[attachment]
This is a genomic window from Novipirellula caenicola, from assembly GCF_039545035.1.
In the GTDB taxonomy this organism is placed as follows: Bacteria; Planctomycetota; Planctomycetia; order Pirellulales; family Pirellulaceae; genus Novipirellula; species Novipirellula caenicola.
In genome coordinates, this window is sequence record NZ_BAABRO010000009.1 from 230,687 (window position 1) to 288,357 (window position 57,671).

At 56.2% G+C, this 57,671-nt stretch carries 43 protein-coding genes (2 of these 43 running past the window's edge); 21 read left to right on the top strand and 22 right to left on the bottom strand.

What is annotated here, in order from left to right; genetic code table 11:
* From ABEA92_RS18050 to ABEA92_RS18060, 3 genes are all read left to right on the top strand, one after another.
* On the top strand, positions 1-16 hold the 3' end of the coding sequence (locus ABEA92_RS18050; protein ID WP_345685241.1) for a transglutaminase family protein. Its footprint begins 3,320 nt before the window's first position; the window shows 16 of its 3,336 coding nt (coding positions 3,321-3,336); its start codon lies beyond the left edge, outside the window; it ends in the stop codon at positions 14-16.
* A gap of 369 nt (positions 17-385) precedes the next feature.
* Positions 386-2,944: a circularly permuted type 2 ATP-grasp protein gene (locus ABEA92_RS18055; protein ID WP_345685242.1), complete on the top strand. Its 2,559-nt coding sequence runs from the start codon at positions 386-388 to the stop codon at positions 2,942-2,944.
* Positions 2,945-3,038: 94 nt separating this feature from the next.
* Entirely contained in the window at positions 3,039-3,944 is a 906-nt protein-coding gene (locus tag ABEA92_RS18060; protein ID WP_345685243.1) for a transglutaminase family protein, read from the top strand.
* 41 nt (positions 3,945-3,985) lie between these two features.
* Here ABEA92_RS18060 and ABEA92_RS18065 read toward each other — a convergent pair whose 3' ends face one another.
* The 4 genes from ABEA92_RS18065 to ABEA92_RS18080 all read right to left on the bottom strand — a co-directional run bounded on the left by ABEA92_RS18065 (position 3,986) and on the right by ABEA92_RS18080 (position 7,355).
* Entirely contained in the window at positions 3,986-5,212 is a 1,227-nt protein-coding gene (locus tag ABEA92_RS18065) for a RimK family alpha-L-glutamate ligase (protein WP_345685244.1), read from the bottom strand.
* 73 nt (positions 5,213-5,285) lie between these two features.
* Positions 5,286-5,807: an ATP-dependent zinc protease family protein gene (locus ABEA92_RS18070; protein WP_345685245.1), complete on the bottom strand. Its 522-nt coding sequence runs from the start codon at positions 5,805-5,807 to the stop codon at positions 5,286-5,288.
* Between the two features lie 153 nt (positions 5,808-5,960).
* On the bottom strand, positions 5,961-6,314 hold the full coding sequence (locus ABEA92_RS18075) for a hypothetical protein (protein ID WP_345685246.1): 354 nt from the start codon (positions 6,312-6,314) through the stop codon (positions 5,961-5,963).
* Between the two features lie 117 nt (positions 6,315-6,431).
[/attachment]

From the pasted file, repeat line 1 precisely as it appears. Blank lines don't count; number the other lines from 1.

This is a genomic window from Novipirellula caenicola, from assembly GCF_039545035.1.